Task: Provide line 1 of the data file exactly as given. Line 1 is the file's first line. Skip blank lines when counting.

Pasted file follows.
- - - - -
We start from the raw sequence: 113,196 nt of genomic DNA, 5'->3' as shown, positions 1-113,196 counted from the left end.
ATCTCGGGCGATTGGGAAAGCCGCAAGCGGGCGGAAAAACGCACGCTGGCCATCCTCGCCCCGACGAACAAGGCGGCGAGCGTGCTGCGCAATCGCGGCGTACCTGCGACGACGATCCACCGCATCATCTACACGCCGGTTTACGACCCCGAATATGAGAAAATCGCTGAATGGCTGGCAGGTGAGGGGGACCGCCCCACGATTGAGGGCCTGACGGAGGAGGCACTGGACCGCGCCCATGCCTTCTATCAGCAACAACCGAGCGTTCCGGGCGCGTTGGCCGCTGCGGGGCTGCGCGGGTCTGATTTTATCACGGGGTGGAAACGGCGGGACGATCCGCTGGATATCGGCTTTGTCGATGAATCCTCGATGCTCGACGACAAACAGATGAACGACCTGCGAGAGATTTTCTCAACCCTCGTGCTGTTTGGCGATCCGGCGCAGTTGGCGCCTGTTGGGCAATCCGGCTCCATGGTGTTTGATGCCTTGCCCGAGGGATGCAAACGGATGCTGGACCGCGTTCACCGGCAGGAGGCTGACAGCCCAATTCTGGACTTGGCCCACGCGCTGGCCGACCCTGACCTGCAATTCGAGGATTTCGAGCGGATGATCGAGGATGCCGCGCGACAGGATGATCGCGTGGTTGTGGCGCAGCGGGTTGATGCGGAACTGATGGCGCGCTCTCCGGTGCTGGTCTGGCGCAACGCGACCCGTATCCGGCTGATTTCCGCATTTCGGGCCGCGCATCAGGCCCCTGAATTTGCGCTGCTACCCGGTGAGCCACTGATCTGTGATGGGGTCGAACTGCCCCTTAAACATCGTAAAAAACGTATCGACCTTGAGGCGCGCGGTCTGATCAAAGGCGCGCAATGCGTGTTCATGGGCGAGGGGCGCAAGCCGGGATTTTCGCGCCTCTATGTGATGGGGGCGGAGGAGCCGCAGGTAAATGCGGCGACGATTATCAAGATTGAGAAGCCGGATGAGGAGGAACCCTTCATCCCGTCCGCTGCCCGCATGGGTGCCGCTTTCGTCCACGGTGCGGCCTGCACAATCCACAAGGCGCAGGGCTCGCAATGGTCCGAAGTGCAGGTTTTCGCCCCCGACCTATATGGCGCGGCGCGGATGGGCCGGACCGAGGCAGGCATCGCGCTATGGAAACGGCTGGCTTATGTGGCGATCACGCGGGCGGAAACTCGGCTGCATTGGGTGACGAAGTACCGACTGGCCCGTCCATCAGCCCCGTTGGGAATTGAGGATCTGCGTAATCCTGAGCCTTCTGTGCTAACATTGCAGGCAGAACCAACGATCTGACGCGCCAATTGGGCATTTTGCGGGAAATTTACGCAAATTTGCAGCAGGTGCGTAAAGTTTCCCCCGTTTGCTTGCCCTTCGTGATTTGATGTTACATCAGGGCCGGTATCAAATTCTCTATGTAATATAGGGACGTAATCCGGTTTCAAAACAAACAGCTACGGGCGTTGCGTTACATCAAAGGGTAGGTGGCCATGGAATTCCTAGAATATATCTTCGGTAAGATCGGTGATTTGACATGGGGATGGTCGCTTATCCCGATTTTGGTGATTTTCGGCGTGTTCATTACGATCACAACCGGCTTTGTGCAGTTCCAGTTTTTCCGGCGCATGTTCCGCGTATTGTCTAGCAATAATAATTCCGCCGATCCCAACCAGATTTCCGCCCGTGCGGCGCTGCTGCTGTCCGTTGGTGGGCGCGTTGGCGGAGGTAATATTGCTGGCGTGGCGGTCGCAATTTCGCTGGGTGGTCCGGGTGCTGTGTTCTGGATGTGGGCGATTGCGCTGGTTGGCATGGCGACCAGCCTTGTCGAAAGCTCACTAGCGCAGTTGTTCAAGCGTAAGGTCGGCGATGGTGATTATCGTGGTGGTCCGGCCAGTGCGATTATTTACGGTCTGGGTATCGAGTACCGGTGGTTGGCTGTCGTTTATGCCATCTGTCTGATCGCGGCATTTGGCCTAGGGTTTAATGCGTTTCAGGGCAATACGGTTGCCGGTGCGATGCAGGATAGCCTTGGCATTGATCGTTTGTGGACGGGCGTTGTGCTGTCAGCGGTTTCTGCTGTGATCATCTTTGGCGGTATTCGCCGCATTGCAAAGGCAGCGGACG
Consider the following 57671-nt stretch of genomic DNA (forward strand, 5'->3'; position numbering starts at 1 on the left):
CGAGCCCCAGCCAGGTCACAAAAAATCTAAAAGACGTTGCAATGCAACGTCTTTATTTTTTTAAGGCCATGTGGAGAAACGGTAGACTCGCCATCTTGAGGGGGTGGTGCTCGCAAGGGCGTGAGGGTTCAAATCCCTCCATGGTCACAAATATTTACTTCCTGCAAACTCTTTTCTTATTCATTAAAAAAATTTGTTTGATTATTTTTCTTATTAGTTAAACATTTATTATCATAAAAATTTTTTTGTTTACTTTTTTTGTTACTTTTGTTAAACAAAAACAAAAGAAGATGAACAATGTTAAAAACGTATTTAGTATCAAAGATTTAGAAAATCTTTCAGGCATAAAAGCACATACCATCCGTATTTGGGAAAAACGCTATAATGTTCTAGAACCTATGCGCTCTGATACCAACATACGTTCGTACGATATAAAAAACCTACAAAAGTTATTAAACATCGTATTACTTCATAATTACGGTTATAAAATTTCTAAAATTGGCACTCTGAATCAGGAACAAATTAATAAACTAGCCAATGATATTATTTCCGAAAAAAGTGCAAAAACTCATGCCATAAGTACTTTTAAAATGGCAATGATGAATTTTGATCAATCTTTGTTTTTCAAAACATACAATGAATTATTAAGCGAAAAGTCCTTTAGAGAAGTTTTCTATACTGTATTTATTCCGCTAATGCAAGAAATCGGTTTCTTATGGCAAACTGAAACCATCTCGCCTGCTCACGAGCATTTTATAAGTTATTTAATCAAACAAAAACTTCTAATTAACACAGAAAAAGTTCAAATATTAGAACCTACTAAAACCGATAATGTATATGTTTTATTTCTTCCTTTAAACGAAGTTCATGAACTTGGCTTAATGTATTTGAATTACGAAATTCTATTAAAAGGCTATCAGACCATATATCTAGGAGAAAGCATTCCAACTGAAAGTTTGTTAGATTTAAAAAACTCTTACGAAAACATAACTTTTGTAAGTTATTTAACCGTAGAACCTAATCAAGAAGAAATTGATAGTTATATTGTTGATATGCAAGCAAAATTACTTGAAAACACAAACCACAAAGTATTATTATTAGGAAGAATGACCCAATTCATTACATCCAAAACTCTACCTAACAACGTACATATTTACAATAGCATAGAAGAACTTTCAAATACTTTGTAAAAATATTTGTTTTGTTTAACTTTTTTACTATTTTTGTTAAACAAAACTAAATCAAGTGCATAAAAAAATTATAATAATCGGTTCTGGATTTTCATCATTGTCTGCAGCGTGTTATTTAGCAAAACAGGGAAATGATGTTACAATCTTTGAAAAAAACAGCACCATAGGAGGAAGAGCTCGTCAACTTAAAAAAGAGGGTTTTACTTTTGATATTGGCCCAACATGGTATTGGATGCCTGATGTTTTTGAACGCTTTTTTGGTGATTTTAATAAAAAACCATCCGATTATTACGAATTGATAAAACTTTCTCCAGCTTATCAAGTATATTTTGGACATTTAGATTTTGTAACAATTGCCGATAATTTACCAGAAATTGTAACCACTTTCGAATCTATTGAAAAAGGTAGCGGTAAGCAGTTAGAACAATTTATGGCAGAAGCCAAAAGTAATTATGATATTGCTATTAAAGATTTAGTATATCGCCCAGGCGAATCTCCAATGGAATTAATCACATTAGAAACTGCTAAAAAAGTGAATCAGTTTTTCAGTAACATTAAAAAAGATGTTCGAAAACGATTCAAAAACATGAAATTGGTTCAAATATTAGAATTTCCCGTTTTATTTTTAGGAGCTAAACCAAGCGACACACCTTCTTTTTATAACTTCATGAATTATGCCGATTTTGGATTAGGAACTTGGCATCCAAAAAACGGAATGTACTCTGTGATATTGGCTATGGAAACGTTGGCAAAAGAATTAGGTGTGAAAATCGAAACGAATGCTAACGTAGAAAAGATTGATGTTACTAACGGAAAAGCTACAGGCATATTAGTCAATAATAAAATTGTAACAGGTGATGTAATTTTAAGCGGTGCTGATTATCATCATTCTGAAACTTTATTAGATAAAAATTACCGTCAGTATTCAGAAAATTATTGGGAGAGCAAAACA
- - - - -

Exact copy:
We start from the raw sequence: 113,196 nt of genomic DNA, 5'->3' as shown, positions 1-113,196 counted from the left end.